Push for short-stay reform

Chloe FraserSound Telegraph
Rockingham beach.
Camera IconRockingham beach.

Rockingham accommodation providers are joining a Statewide fight for reforms to WA’s short-stay accommodation industry after the Government last month announced its support for a parliamentary inquiry into the sector.

Operators from Fremantle to Mandurah attended a forum in Rockingham last Friday, which was hosted by Tourism Rockingham and advocacy group Registered Accommodation Providers of the Margaret River Region.

RAPMRR, which has for months been calling for legislative changes to regulate the short-stay accommodation industry in WA, welcomed the inquiry and is seeking recommendations to present to the Economic and Industry Standing Committee for investigation.

RAPMRR spokeswoman and founder Debbie Noonan said unregistered operators using sites including Airbnb were “diseasing” the industry and killing businesses.

“We’re not trying to shut down Airbnb, we’re trying to make sure tourists are safe when travelling and create a level playing field for all operators,” she said.

Mrs Noonan said registered accommodation providers paid government fees and were required to meet by-laws established by relevant councils, as well as a requirement to meet safety procedures and taxation, public liability insurance and licensing regulations.

However, some short-stay accommodation providers, including operators who advertise on Airbnb, were not registered and were not obliged to adhere to the same set of rules, she said.

Australian Hotels Association media and communications executive David De Garis said Airbnb was no longer a platform for “Mum and Dad” to share their granny flat or a spare room.

Tourism Rockingham president Stacey Graham labelled the situation “unfair and discriminatory”and said providing regional recommendations to a parliamentary committee was the best option for all accommodation providers.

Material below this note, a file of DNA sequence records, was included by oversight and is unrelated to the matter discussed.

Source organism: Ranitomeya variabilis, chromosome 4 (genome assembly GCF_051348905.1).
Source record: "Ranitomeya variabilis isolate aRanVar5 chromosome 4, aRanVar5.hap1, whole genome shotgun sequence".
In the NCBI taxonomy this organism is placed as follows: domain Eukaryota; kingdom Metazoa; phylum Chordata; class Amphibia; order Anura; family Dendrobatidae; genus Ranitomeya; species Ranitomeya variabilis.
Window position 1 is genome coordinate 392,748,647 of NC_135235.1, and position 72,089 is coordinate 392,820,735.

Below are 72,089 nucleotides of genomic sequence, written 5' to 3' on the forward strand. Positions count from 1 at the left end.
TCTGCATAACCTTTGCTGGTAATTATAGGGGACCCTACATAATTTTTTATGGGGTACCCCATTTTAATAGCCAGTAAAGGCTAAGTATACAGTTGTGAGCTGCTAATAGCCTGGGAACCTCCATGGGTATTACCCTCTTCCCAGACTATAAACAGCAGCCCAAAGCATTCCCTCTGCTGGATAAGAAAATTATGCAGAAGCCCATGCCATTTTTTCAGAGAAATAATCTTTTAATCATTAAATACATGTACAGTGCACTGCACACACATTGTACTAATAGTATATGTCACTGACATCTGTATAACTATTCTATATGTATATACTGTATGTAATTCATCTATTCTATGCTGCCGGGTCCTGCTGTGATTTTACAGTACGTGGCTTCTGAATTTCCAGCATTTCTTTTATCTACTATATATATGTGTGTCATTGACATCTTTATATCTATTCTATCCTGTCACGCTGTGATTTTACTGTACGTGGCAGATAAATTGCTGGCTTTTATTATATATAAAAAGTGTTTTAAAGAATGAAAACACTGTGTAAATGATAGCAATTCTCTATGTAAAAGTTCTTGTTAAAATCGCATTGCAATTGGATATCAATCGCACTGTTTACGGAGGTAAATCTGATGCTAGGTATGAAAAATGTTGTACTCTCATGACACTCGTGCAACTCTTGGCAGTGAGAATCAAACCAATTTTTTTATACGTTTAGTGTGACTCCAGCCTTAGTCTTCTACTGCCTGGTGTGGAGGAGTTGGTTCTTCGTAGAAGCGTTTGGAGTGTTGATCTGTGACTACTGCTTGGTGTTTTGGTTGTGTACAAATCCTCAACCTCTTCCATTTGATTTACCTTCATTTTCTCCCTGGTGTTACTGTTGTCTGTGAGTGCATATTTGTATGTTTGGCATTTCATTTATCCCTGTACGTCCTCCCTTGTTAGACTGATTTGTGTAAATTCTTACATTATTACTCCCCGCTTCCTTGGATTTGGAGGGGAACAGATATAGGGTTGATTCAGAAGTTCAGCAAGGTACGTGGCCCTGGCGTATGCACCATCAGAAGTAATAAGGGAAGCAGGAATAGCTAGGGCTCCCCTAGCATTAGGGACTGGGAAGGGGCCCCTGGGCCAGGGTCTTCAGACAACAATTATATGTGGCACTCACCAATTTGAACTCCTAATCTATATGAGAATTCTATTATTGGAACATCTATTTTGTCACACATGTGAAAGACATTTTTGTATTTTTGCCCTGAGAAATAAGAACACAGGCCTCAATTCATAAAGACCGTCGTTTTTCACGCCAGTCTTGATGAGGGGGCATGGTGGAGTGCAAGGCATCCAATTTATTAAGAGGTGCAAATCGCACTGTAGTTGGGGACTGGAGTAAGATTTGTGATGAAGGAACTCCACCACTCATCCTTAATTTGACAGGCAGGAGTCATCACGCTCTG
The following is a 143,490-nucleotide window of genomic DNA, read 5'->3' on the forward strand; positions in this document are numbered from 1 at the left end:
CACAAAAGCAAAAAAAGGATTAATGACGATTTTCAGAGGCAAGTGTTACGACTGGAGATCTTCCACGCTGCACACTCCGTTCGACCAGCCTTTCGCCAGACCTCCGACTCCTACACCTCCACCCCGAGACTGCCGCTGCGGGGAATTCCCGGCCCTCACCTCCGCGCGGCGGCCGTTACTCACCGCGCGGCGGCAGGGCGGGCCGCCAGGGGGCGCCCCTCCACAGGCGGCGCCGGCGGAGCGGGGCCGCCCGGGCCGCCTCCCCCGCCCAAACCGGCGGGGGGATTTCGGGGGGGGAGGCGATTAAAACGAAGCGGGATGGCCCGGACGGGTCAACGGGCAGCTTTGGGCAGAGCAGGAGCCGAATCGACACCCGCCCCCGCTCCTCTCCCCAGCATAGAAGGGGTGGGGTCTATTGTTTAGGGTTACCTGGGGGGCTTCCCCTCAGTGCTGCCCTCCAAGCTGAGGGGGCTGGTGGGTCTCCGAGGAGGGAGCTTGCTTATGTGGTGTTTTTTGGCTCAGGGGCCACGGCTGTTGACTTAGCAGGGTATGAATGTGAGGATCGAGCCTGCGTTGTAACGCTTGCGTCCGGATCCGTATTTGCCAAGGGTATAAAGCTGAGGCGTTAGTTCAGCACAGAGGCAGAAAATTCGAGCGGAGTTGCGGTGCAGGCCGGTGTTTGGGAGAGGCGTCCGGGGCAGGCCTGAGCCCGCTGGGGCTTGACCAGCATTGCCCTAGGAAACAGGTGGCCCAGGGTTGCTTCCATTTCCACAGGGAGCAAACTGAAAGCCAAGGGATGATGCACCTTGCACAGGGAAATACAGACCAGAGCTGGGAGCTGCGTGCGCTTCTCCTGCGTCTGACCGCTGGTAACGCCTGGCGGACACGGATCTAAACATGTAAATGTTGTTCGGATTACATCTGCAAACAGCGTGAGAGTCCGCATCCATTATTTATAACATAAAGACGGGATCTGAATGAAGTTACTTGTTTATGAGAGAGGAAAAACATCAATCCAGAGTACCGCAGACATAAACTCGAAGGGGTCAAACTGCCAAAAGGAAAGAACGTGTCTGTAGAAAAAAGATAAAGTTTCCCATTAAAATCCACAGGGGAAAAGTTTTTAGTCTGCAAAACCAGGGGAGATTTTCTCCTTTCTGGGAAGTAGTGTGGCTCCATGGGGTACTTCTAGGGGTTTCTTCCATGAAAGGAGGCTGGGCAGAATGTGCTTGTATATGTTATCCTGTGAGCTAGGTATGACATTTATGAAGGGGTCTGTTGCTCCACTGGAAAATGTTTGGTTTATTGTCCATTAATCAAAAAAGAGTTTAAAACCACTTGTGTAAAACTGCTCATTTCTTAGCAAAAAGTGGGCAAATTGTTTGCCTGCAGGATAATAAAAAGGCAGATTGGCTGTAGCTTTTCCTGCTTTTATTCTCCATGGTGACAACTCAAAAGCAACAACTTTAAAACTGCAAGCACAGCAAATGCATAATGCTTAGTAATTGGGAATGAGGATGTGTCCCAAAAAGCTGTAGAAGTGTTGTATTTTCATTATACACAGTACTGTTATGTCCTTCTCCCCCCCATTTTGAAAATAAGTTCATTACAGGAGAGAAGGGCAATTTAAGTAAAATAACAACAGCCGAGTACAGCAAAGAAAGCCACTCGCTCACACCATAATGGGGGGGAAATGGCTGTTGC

Anchorage Guest House and Self-Contained Accommodation owner Emiliano Barzotto said unregistered accommodation providers also posed a health and safety threat to visitors.

“If you are registered they first check with your neighbours and then check the premises for fire alarms, exit signs, fire extinguishers and blankets,” she said.

“Then rubbish disposal, parking and you also have to do a food handling course – you are subject to regular inspection.

“Some accommodation on Airbnb doesn’t have to do any of hat because they are unregistered.”

There are about 220 short-stay accommodation providers in the Rockingham area with 180 active hosts.

Of these, 63 per cent of listings are entire homes and 35 operators have multiple listings.

Mr Barzotto said the line between legal and illegal accommodation had been blurred and councils needed to introduce compliance measures to combat unlicensed short-stay operators.

City of Rockingham mayor Barry Sammels said the City required formal complaints made in writing about businesses that may be operating unlawfully, before matters could be investigated.

Mr Sammels said further compliance or regulation of short-stay accommodation in Rockingham would be guided by regulatory changes made by the State Government.

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